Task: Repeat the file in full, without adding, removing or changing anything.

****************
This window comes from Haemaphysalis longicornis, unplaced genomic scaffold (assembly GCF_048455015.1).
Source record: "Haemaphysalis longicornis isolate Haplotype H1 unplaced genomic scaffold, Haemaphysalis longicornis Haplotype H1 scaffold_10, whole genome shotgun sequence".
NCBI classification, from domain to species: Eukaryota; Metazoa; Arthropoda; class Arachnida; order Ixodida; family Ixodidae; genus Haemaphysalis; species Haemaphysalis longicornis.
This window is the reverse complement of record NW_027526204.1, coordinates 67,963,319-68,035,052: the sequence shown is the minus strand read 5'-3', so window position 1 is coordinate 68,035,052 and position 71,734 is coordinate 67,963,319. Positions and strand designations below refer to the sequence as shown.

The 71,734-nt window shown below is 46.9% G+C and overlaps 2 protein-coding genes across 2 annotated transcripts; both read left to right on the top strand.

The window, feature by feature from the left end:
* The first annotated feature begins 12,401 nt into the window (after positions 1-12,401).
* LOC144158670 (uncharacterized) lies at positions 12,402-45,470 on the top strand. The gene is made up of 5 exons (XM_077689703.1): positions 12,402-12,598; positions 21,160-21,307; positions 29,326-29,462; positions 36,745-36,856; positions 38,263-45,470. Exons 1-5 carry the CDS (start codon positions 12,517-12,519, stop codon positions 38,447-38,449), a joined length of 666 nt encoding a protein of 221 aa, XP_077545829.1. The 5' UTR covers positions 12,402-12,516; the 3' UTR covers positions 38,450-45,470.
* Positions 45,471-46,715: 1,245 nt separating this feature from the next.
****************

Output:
This window comes from Haemaphysalis longicornis, unplaced genomic scaffold (assembly GCF_048455015.1).
Source record: "Haemaphysalis longicornis isolate Haplotype H1 unplaced genomic scaffold, Haemaphysalis longicornis Haplotype H1 scaffold_10, whole genome shotgun sequence".
NCBI classification, from domain to species: Eukaryota; Metazoa; Arthropoda; class Arachnida; order Ixodida; family Ixodidae; genus Haemaphysalis; species Haemaphysalis longicornis.
This window is the reverse complement of record NW_027526204.1, coordinates 67,963,319-68,035,052: the sequence shown is the minus strand read 5'-3', so window position 1 is coordinate 68,035,052 and position 71,734 is coordinate 67,963,319. Positions and strand designations below refer to the sequence as shown.

The 71,734-nt window shown below is 46.9% G+C and overlaps 2 protein-coding genes across 2 annotated transcripts; both read left to right on the top strand.

The window, feature by feature from the left end:
* The first annotated feature begins 12,401 nt into the window (after positions 1-12,401).
* LOC144158670 (uncharacterized) lies at positions 12,402-45,470 on the top strand. The gene is made up of 5 exons (XM_077689703.1): positions 12,402-12,598; positions 21,160-21,307; positions 29,326-29,462; positions 36,745-36,856; positions 38,263-45,470. Exons 1-5 carry the CDS (start codon positions 12,517-12,519, stop codon positions 38,447-38,449), a joined length of 666 nt encoding a protein of 221 aa, XP_077545829.1. The 5' UTR covers positions 12,402-12,516; the 3' UTR covers positions 38,450-45,470.
* Positions 45,471-46,715: 1,245 nt separating this feature from the next.